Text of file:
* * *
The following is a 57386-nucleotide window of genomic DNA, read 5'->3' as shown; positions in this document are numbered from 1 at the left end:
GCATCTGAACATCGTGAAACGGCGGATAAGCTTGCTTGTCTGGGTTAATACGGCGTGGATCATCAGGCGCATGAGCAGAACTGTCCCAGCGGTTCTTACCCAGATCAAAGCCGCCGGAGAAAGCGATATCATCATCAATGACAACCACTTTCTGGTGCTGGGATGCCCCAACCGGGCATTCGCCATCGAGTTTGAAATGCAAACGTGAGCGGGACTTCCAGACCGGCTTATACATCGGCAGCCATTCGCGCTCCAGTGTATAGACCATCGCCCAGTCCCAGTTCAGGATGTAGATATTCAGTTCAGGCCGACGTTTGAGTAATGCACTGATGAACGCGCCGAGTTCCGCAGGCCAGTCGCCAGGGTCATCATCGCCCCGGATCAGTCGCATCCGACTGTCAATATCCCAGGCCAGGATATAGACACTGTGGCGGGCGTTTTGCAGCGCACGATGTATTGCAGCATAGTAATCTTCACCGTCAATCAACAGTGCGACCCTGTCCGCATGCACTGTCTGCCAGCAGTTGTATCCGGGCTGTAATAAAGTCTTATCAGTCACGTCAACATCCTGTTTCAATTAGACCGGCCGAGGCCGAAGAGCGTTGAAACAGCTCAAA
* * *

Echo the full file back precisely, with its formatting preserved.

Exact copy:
The following is a 57386-nucleotide window of genomic DNA, read 5'->3' as shown; positions in this document are numbered from 1 at the left end:
GCATCTGAACATCGTGAAACGGCGGATAAGCTTGCTTGTCTGGGTTAATACGGCGTGGATCATCAGGCGCATGAGCAGAACTGTCCCAGCGGTTCTTACCCAGATCAAAGCCGCCGGAGAAAGCGATATCATCATCAATGACAACCACTTTCTGGTGCTGGGATGCCCCAACCGGGCATTCGCCATCGAGTTTGAAATGCAAACGTGAGCGGGACTTCCAGACCGGCTTATACATCGGCAGCCATTCGCGCTCCAGTGTATAGACCATCGCCCAGTCCCAGTTCAGGATGTAGATATTCAGTTCAGGCCGACGTTTGAGTAATGCACTGATGAACGCGCCGAGTTCCGCAGGCCAGTCGCCAGGGTCATCATCGCCCCGGATCAGTCGCATCCGACTGTCAATATCCCAGGCCAGGATATAGACACTGTGGCGGGCGTTTTGCAGCGCACGATGTATTGCAGCATAGTAATCTTCACCGTCAATCAACAGTGCGACCCTGTCCGCATGCACTGTCTGCCAGCAGTTGTATCCGGGCTGTAATAAAGTCTTATCAGTCACGTCAACATCCTGTTTCAATTAGACCGGCCGAGGCCGAAGAGCGTTGAAACAGCTCAAA